Post 1996 Duncan become clear the best Australian scull and over time would show he would become as good as any our country has produced. For an athlete like my self forgetting results I had always believed him to be the most impressive athlete on our team. He seemed extremely capable in so many area’s. I remember a discussion in 1997 on a boat in Lucerne were Duncan, his Dad (Reg) and I got into a funny conversation. It was strange that I first learned that day they he and I at that time saw things quiet differently. His thinking to me was interesting and yet I thought I saw something that not until many years later showed me why he was not only a great athlete but a great person. His idea of the perfect race was where he dominated. He spoke of putting lengths into another crew or athlete and the satisfaction that comes from that. I challenged him about the reality of that and what it really means. I also at that moment when asked about what I believed it to be about responded with, “Its entertainment.” He shock his head as if in disgust or even shock. His Dad though laugh and I think got what I meant. The conversation went on and even around and around. Duncan refused to see what I meant and I refused to back down from this challenging notion of rowing being about / or should be about entertainment and that we as the rowers / scullers / athletes should be entertainers.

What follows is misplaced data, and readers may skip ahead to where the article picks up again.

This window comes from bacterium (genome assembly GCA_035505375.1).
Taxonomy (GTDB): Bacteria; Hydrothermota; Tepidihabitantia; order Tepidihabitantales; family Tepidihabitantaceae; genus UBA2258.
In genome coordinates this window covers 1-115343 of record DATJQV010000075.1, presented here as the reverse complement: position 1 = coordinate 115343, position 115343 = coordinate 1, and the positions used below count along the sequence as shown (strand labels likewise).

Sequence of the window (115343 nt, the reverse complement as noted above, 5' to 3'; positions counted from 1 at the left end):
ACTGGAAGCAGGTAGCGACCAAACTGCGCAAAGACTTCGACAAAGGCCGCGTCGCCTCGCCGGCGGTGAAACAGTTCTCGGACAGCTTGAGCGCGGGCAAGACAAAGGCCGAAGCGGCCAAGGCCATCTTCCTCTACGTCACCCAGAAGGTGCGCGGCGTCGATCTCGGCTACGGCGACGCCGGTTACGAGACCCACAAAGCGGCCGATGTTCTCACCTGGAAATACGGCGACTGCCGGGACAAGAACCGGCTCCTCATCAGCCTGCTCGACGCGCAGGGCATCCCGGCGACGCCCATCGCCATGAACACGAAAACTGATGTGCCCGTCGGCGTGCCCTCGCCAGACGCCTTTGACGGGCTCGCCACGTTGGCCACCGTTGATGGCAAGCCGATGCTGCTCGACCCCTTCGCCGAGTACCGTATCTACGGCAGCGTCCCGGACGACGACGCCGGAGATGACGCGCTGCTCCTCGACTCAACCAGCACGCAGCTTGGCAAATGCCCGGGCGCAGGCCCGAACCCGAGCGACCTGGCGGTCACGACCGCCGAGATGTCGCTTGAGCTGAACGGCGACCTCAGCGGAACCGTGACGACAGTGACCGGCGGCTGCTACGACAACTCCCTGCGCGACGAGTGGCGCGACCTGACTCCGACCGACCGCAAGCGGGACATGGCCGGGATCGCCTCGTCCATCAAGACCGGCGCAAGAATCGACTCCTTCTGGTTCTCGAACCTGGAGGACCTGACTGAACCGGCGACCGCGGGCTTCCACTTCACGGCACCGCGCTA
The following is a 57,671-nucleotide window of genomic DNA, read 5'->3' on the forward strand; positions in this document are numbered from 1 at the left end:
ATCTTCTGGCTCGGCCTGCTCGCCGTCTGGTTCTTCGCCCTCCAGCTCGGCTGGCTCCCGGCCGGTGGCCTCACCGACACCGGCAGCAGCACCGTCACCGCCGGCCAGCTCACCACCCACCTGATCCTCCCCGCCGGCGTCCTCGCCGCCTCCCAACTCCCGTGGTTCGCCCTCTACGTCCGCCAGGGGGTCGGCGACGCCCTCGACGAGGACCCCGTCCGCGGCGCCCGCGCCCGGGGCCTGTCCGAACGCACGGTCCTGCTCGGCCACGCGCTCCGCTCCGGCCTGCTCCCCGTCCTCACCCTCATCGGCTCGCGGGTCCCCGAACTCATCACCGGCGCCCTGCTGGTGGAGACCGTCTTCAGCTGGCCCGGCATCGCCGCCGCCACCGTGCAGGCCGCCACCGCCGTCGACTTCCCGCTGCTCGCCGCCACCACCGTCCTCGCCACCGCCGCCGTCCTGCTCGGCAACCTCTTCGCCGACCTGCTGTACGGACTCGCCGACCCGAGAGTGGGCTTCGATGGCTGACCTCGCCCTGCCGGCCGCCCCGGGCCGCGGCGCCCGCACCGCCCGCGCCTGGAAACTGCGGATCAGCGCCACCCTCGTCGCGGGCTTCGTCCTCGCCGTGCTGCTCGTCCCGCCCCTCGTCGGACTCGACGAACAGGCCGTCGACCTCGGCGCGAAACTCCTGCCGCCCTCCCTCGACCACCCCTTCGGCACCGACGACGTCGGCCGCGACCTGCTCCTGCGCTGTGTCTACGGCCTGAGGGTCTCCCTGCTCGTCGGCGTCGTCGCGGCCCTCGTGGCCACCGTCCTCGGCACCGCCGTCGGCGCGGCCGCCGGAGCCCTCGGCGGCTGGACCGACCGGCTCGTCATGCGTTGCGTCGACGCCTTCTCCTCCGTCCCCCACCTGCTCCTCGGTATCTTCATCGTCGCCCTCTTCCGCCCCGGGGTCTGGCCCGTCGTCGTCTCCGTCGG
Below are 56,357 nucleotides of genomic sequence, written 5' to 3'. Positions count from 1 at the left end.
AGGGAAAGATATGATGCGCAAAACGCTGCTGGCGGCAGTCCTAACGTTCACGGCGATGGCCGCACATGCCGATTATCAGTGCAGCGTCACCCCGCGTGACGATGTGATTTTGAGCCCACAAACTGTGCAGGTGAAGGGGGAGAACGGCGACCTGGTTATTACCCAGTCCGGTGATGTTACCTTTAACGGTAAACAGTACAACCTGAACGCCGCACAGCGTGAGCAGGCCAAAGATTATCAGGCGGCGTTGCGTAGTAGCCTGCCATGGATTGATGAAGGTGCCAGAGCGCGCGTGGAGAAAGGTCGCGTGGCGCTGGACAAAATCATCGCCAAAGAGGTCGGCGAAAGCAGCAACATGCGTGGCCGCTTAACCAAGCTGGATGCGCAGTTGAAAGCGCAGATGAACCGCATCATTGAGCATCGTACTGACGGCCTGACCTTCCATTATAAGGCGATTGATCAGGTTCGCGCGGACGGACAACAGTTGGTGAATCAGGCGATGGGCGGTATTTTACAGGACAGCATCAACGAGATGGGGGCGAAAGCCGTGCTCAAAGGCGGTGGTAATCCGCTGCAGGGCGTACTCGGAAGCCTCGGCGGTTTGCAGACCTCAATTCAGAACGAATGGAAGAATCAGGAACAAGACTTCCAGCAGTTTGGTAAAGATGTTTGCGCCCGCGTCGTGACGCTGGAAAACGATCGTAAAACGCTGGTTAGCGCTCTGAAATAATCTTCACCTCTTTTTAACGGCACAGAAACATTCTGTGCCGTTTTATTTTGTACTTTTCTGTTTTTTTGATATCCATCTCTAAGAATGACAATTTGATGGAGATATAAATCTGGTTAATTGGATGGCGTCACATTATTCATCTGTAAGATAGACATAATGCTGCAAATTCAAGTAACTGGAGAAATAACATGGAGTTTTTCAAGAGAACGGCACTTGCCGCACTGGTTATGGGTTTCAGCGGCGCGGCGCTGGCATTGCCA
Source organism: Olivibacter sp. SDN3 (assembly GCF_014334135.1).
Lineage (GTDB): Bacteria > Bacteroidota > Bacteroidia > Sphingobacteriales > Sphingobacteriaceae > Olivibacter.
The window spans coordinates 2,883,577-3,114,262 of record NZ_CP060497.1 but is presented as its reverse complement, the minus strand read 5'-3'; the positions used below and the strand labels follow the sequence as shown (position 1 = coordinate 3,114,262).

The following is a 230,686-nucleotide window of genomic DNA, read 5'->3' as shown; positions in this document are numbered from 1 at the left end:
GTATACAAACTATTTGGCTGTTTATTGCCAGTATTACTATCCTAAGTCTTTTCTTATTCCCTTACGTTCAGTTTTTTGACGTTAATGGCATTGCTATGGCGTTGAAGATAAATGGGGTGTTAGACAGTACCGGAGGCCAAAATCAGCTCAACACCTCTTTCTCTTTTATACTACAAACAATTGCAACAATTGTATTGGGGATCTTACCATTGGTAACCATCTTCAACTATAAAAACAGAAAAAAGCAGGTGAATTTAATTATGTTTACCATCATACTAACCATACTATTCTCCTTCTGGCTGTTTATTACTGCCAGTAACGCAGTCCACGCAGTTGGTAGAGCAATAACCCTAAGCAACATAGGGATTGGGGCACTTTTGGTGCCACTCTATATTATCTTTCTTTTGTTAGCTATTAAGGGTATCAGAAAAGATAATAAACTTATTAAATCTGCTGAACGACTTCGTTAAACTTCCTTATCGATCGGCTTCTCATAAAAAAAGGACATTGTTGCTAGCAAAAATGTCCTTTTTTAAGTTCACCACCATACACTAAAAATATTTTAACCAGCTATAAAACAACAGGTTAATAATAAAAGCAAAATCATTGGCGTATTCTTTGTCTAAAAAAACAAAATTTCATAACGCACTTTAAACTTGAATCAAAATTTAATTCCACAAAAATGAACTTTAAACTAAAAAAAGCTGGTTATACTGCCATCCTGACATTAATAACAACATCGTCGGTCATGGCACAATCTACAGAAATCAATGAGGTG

For year after that moment on that boat in Switzerland we would joke about that conversation. It was until 2006 when we partnered together that the jokes and jibes started turning into my interesting discussion and understanding about our role in this sport. This all came full circle when he would start to say you know I love to entertain. I think much of what we did together was about putting on a show in the pair. To create a form of magic together is and was a wonderful thing. The illusion of ease. The mystery and the movement and the strangeness of training partners living 2000 plus kms apart.